Life In a Tibetan Refugee Camp

 

By Jed Smith

(All photos by the author)

You hold it up to your eye, run your fingers across it, and try in vain to comprehend the time and care taken to create it. Traditional Tibetan jewellery is a trip. Surely up there with the greatest works of art our species has produced. All of it the invention of a people  whose understanding of time, labour, productivity and life in general couldn’t be more alien to the western economics and capitalism you know.  When experienced in the confines of a Tibetan refugee settlement, as I’m doing now, next to the old lady whose bare hands forged it, it’s even more moving.

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Through her son Tsundo (her English is limited to a few words) she relays her story. Raised in a nomadic yak and goat herding family in the foothills of the iconic Mount Kailash – better known as the spiritual epicentre of Hindu, Buddhist, Jain and Bon religions – she would camp for weeks and months at a time with her family along timeless Tibetan plateaus, in tents made of animal hide. When it came time to slaughter their livestock, they’d honour the animal’s sacrifice by using every last piece of it – consuming the meat, milk and butter; using the hide for clothing and shelter; and grinding the bones into jewellery and prayer beads, about a hundred or so variations of which hang in her shop today. 

When the Chinese invaded in 1959 food supplies to her village were cut off forcing her and her teenage siblings to flee across the Himalayas into Nepal. They joined a hundred more Tibetans hiking by night to avoid detection, through sub-zero temperatures, and some of the most perilous terrain on the planet. It took months and many didn’t make it, picked off by Chinese snipers, the elements or starvation along the way.

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Once across the border they came here, to this refugee settlement, in the shadow of the snowcapped Annapurna mountains, in the outer suburbs of Nepal’s lakeside city of Pokhara. The settlement is one of 14 spread across the country, home to an estimated 20 000 Tibetan refugees. Prayer flags hang from every nail and post, housing consists of concrete cinderblock huts with corrugated tin roofs held down by rocks.  There’s a monastery, a Tibetan primary school and high school, set up with the help of the Austrian foundation, SOS Children’s Villages, where I watch a circle of refugee children jamming on Dramyens – the traditional Tibetan six-string lute. Hole-in-the-wall restaurants run by refugees serve traditional Tibetan foods such as momos (a dumpling of sorts often confused as Nepalese) and thukpa (a hearty noodle soup). Stalls abound packed with ancient artefacts and escapees as happy to share their remarkable tales of survival as they are a joke, cup of traditional tea, or thousand year old breathing and meditation technique. Life in exile isn’t easy – and it’s only getting harder in an increasingly Chinese-dominated world – but a daily ritual of meditation, prayer, offerings, incense, dance and community makes it bearable. “We say don’t stay outside, stay in community so we can understand our culture,’ especially for the younger peoples while they grow up,” explains Tsundo, the lady’s son. “It’s the kindness of the Dalai Lama that will let our culture survive but still we have lots of things to do,” he says.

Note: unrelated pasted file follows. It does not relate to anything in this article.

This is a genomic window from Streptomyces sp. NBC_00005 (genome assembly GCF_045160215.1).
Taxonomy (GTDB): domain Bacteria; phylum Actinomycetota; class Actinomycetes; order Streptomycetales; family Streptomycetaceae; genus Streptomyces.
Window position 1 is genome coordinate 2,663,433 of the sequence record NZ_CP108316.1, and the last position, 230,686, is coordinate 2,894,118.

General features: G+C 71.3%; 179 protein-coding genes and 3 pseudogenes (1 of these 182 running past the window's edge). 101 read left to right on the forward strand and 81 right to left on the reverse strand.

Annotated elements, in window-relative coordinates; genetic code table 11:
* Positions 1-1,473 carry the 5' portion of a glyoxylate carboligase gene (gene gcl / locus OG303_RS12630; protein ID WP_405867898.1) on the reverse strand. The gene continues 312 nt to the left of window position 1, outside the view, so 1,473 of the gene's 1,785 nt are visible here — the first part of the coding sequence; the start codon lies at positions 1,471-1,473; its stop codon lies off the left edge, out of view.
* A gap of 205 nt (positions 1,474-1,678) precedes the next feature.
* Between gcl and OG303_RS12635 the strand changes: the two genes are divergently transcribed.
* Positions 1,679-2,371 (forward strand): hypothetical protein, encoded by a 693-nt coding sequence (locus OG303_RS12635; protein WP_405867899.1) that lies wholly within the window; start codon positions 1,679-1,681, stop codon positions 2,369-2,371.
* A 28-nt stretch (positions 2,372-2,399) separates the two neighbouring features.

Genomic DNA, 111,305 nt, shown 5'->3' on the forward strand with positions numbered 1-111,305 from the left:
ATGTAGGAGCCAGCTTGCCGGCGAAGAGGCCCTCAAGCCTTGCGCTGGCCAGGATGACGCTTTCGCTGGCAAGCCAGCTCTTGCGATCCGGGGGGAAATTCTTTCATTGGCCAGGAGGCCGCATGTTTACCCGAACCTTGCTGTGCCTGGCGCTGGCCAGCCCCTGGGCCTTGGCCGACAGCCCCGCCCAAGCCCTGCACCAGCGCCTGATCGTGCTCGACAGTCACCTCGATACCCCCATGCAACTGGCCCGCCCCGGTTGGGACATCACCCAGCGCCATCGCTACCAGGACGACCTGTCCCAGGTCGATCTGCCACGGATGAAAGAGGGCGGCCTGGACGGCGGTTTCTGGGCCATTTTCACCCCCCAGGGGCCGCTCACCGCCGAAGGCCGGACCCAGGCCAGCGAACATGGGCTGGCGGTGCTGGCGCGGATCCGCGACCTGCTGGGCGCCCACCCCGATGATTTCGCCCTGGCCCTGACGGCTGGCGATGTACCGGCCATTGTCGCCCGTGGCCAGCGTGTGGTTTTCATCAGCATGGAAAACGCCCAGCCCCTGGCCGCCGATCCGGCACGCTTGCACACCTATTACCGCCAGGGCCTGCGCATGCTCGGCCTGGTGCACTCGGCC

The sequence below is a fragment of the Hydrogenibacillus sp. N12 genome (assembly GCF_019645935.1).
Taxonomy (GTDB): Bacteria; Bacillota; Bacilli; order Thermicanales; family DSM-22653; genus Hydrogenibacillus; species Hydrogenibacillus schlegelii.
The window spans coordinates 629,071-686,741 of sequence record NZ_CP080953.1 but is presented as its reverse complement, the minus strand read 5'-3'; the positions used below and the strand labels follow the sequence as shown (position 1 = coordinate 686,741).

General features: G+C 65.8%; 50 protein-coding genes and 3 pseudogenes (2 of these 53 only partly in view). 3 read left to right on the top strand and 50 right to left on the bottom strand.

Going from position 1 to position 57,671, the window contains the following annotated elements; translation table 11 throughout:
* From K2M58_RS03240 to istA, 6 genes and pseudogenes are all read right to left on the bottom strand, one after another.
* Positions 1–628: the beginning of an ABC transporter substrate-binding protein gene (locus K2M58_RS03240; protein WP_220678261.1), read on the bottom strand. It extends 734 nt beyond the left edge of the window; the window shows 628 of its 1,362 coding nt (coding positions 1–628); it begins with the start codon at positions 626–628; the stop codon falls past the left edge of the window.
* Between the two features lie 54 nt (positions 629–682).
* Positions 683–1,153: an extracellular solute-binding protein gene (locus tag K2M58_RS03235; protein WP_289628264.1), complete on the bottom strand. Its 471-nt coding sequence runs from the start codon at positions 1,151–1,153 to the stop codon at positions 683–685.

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A trending topic in the 1990s, the plight of Tibetans living under occupation and in exile has largely disappeared from the mainstream news agenda. Not because the situation has improved. Far from it, the rise of Chinese influence globally has only hastened the decline of Tibetan fortunes. Nowhere moreso than in Communist Nepal, where Chinese spending on infrastructure and political influence continues to fill a void left by India – the two nations having recently fallen out over a controversial trade embargo leveraged against Nepal by India in the weeks and months after their devastating 2015 earthquake, which left nearly 9000 dead. 

“Suppose if Tibetan people have refugee card they can apply for travel document and go to USA or somewhere else (but) now China doesn’t want Tibetan people to go to abroad country,”  explains Tsundo. “They want to stop them in Nepal without big facilities or further achievement,” he says.  

Deprived of basic human rights such as identity and refugee cards, Tibetans living in Nepal are forbidden from entering the workforce legally, forcing them to rely on making and selling traditional jewellery, carvings, clothing, prayer bowls, musical instruments and various other artefacts to get by. “We appreciate tourists coming to visit our village and tourists coming to buy something from us,” says Tsundo. “We say every time, ‘This is helping not only one or two Tibetan people. This is helping the cause of the Tibetan issues.’ If we survive, Tibetan issues survive. We appreciate it…The thinking (of tourists), it’s very touching,” he  says. 

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Turning a profit off artisanal knick knacks in one of the poorest countries in the world isn’t easy and it’s only gotten harder with a glut of Nepalese-made knick-knack knockoffs flooding the market. “First this business all done by Tibetan people then the local observe, ‘Oh, they make good money from that and slowly the local people also start,” explains Tse, a Tibetan shopkeeper who grew up in the settlement and now runs a store in Pokhara’s lakeside district selling traditional jewellery and artefacts.